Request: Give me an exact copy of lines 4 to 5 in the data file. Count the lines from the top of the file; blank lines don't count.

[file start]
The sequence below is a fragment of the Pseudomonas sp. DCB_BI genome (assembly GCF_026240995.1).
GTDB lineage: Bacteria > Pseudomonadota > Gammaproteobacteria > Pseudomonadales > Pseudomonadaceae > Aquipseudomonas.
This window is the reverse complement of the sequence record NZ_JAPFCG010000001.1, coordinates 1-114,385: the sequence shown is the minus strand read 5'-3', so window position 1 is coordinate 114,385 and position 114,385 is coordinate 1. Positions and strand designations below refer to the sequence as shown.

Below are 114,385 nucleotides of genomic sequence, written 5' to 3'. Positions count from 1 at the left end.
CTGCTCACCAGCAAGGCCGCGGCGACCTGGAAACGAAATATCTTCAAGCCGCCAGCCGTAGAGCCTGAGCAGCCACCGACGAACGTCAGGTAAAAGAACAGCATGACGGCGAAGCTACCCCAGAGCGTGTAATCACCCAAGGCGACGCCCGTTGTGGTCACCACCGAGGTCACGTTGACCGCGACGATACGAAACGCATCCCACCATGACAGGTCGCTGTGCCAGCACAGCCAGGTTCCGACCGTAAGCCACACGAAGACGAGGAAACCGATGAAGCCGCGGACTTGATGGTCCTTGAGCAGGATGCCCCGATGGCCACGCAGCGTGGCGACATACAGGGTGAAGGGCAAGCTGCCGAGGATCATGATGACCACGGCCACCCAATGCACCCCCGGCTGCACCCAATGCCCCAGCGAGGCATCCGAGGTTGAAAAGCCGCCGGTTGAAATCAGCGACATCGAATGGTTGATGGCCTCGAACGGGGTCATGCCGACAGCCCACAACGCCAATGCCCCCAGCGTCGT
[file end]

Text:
Below are 114,385 nucleotides of genomic sequence, written 5' to 3'. Positions count from 1 at the left end.
CTGCTCACCAGCAAGGCCGCGGCGACCTGGAAACGAAATATCTTCAAGCCGCCAGCCGTAGAGCCTGAGCAGCCACCGACGAACGTCAGGTAAAAGAACAGCATGACGGCGAAGCTACCCCAGAGCGTGTAATCACCCAAGGCGACGCCCGTTGTGGTCACCACCGAGGTCACGTTGACCGCGACGATACGAAACGCATCCCACCATGACAGGTCGCTGTGCCAGCACAGCCAGGTTCCGACCGTAAGCCACACGAAGACGAGGAAACCGATGAAGCCGCGGACTTGATGGTCCTTGAGCAGGATGCCCCGATGGCCACGCAGCGTGGCGACATACAGGGTGAAGGGCAAGCTGCCGAGGATCATGATGACCACGGCCACCCAATGCACCCCCGGCTGCACCCAATGCCCCAGCGAGGCATCCGAGGTTGAAAAGCCGCCGGTTGAAATCAGCGACATCGAATGGTTGATGGCCTCGAACGGGGTCATGCCGACAGCCCACAACGCCAATGCCCCCAGCGTCGT